Reactive Oxygen Species Contribute to Oxygen-Related Lung Injury After Acid Aspiration


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Abstract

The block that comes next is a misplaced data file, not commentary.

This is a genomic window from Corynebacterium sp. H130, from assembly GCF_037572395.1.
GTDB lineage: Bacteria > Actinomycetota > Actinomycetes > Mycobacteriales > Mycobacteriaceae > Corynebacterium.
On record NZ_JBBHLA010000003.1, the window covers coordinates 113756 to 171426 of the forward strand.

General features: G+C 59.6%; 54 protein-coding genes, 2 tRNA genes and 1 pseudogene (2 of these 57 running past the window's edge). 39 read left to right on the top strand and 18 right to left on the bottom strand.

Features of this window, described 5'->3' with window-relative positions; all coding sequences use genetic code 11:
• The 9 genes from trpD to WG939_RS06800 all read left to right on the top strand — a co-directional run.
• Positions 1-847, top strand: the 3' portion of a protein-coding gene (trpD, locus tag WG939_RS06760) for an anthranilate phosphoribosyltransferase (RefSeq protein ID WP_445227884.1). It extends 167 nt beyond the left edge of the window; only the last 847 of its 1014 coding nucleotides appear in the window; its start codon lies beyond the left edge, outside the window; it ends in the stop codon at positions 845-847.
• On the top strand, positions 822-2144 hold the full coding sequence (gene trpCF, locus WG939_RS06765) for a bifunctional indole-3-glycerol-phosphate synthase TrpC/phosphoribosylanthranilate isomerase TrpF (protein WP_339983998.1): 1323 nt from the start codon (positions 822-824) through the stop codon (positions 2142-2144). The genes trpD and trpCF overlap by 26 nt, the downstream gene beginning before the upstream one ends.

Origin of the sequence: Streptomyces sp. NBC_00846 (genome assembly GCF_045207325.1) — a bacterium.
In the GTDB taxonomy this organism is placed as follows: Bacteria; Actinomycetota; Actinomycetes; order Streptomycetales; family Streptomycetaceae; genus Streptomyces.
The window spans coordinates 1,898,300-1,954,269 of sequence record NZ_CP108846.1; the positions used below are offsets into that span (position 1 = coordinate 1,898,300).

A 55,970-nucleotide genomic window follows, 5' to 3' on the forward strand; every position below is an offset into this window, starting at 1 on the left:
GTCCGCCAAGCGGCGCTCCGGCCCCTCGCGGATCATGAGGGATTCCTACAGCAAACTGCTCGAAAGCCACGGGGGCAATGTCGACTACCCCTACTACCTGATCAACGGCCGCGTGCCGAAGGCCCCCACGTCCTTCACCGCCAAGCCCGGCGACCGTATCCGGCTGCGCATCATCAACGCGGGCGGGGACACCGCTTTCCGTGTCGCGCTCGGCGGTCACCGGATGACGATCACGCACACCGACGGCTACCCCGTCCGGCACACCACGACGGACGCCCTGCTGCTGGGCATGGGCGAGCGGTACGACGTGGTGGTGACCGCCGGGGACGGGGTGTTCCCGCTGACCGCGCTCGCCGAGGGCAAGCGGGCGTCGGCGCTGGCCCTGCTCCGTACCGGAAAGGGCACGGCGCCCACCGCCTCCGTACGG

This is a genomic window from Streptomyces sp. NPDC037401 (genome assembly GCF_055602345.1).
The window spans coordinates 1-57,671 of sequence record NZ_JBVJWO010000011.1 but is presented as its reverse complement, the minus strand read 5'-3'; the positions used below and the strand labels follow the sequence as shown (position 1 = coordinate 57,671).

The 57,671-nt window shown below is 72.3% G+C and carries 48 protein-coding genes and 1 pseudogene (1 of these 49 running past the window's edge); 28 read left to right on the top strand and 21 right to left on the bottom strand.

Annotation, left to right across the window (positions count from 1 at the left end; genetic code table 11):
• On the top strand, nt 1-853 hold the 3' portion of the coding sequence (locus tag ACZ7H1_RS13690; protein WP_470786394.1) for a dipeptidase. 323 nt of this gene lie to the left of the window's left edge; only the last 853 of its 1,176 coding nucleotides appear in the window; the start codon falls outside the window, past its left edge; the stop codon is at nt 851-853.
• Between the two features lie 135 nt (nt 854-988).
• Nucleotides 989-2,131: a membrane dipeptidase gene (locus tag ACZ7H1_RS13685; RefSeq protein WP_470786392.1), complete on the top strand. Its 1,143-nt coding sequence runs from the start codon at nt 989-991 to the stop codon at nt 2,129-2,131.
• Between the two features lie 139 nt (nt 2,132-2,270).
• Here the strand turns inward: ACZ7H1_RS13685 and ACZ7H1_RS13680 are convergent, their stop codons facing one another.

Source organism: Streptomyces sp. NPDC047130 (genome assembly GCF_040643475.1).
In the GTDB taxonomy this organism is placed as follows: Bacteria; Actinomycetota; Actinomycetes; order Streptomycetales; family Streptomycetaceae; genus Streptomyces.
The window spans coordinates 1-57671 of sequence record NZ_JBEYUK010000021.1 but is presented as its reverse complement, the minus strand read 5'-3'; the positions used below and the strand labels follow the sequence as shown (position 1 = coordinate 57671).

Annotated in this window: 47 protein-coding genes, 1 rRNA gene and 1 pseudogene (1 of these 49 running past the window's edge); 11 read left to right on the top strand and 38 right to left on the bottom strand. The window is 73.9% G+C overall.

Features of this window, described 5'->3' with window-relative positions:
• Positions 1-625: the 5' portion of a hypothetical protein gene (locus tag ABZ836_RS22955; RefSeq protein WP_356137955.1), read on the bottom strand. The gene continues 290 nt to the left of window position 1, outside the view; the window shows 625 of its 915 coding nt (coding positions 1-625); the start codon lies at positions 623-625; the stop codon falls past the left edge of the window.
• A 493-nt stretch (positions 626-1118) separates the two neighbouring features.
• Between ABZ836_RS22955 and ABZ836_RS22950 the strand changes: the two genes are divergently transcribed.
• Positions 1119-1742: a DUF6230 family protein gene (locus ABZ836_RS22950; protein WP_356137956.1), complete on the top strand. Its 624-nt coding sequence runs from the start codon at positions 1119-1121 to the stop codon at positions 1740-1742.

Hyperoxia increases pulmonary damage after acid aspiration.We hypothesize that free radicals play a role in acute lung injury. To examine this hypothesis, we injured rats by intratracheal instillation of acidic isotonic sodium chloride solution (NS) (pH 1.25); NS + gastric particles (particle pH 5.3); or acid + particles (pH 1.25). Animals were exposed to 98% oxygen or air for 5 h. Superoxide (HO2) generation was measured in either an aliquot of white blood cells (WBCs) recovered from bronchoalveolar lavage (BAL) or from blood. Lungs were analyzed for thiobarbituric acid-reactive substances (TBARS) and carbonylated proteins. The antioxidant capacity was measured using a 2-2[prime]-azo-bis-amidinopropane hydrochloride neutralizing assay. Generation of HO2 by WBCs in peripheral blood was greater in animals exposed to 98% O2 (89.8 +/- 12.5 U [center dot] min-1 [center dot] 105 neutrophils) compared with air exposure (37.5 +/- 9.2 U [center dot] min-1 [center dot] 105 neutrophils) after combined injury (P < 0.05). Similarly, HO2 generation by WBCs retrieved from BAL was higher in oxygen-exposed rats (987.74 +/- 128 U [center dot] min-1 [center dot] 105 WBC) compared with air-exposed animals after an identical injury (348 +/- 9.2 U [center dot] min-1 [center dot] 105 WBC) (P < 0.05). TBARS and carbonylated protein levels in the lungs of oxygen-exposed animals (587.9 +/- 58.6 and 55.8 +/- 3.1 pmol/mg of protein, respectively) were higher than those in air-exposed rats after combined injury (342.8 +/- 15.1 and 28.6 +/- 4.6 pmol/mg of protein, respectively) and compared with air-exposed uninjured rats (340.6 +/- 9.8 and 18.3 +/- 2.8 pmol/mg of protein, respectively; P < 0.01). Antioxidant capacity decreased in acid and combined injury groups (2.41 +/- 0.13 min and 1.94 +/- 0.15 min, respectively) compared with the uninjured group after 5 h of exposure to 98% oxygen (4.85 +/- 0.19 min; P < 0.01). We demonstrated evidence of increased oxidant activity on lipids and proteins in injured lungs after oxygen exposure. The decrease in antioxidant capacity after low pH aspiration with exposure to hyperoxia may contribute to this increase. Implications: Oxygen administration results in a lung pathology known as oxygen toxicity. This effect is usually not significant if the duration of exposure is limited to <24 h. In the presence of acute inflammatory lung injury, exposure to hyperoxia results in lung damage in a shorter time. We demonstrate that sufficiently decreased lung antioxidant reserve capacity may be accountable for this early toxicity.(Anesth Analg 1998;87:127-33)

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